It’s Day 10 of our trek to Everest Base Camp. After climbing Gokyo Ri yesterday we’re leaving this valley and heading from Gokyo to Thangnak. This means we’ll trek over and then down the lateral moraine of the Ngozbuma glacier, before finding our lodge at Thangnak. Its only a couple of miles.
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There’s also a landmark event today. This is Manny – our youngest trekker at the tender age of 24 – he’s also our deepest sleeper and world champion snorer. As well as toting a huge camera and lenses he’s consistent in the fact that he’s last to arrive for breakfast each day.
Emotional pressures last night have created a miracle. It’s 0653 and Manny is at breakfast, look there’s proof!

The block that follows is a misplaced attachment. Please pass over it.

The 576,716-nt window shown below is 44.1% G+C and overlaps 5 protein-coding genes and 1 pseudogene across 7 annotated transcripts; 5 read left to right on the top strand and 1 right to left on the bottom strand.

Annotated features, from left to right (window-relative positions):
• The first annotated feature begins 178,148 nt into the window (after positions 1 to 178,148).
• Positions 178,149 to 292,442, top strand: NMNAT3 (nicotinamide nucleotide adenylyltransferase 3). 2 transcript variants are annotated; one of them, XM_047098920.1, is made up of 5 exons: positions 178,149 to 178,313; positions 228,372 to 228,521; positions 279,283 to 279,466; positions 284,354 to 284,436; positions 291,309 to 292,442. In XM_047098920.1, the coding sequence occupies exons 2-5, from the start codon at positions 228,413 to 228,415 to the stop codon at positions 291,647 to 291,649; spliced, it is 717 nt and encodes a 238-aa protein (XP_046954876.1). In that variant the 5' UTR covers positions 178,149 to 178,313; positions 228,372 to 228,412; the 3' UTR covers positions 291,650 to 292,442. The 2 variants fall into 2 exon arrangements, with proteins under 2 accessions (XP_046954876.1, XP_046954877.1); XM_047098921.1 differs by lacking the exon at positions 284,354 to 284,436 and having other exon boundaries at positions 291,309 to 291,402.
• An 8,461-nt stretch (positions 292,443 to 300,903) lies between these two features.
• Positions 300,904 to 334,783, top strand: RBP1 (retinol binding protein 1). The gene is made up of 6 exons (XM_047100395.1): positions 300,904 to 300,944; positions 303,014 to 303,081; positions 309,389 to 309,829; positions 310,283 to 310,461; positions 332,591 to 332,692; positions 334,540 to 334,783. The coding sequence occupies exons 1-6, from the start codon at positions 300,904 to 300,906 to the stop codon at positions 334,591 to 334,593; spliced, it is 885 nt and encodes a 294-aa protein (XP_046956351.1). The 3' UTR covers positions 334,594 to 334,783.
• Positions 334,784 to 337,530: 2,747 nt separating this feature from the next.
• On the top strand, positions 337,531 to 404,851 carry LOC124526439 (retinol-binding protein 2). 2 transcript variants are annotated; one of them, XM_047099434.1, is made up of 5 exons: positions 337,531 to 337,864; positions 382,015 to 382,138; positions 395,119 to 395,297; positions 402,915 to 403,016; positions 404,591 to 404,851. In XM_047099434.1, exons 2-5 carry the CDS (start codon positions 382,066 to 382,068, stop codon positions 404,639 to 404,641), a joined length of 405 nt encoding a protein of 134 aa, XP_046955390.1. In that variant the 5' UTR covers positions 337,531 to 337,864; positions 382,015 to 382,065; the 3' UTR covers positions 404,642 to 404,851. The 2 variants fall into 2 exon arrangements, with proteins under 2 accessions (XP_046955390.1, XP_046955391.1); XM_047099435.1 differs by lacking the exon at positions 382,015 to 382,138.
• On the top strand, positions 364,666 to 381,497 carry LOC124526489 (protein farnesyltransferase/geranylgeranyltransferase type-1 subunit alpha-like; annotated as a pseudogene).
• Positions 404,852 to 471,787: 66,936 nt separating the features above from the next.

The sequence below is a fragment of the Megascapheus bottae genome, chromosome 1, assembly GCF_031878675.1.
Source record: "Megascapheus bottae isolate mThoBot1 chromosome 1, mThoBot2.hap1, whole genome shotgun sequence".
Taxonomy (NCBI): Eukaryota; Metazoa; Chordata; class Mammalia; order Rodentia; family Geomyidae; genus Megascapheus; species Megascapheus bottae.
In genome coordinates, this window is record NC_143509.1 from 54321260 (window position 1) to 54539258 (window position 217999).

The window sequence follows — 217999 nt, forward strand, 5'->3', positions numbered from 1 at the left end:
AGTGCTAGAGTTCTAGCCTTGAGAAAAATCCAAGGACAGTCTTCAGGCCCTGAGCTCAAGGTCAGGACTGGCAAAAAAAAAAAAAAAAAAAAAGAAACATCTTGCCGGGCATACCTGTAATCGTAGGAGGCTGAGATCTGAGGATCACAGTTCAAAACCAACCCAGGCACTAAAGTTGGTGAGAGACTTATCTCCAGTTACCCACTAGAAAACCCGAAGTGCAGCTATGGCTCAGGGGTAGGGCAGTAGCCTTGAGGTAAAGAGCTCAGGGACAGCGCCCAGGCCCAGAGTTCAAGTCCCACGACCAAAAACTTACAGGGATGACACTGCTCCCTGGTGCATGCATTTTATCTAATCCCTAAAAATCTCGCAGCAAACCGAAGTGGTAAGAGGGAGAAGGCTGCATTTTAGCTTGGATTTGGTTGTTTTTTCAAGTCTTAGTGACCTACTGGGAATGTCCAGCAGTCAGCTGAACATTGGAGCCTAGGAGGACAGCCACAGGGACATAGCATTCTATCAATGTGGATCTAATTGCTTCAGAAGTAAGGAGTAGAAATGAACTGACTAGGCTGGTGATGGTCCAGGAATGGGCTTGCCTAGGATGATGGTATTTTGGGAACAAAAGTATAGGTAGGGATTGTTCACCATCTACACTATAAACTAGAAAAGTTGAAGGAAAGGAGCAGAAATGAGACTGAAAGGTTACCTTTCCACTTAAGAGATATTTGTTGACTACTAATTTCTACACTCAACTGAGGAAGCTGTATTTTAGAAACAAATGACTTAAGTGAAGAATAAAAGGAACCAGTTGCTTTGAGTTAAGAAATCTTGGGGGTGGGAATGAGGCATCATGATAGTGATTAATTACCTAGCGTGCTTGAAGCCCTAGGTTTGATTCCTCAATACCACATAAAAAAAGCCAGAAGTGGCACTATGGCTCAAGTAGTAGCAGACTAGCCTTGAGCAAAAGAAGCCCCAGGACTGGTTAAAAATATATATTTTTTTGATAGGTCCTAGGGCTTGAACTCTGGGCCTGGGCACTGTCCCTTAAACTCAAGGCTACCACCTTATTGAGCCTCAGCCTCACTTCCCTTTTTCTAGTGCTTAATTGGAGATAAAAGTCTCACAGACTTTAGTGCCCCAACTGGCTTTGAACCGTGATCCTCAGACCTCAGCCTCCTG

And that’s because today we are only taking a short walk, but we have to climb up and over the lateral moraine of the Ngozumba Glacier and then walk across it. Then we’ll walk down the side of it for a while and head towards our lodge for the night at Thangnak – where we’ll start for the Cho La pass tomorrow.
Gokyo to Thangnak Logistics
If you’re interested in the details of how far we trekked each day and what the altitude gain is, here are those details.
Gokyo to Thangnak Distance
The distance between Gokyo and Thangnak is 2.3 miles or 3.7 kilometres.
Gokyo to Thangnak Altitude Gain
The altitude of Gokyo is 4790m, the altitude of Thangnak is 4700 m. We haven’t made much progress on altitude today!
Gokyo to Thangnak Time Trekking
It took us 2.5 hours to walk from Gokyo to Thangnak.
Gokyo to Thangnak Map
Spring Melt Means an Early Start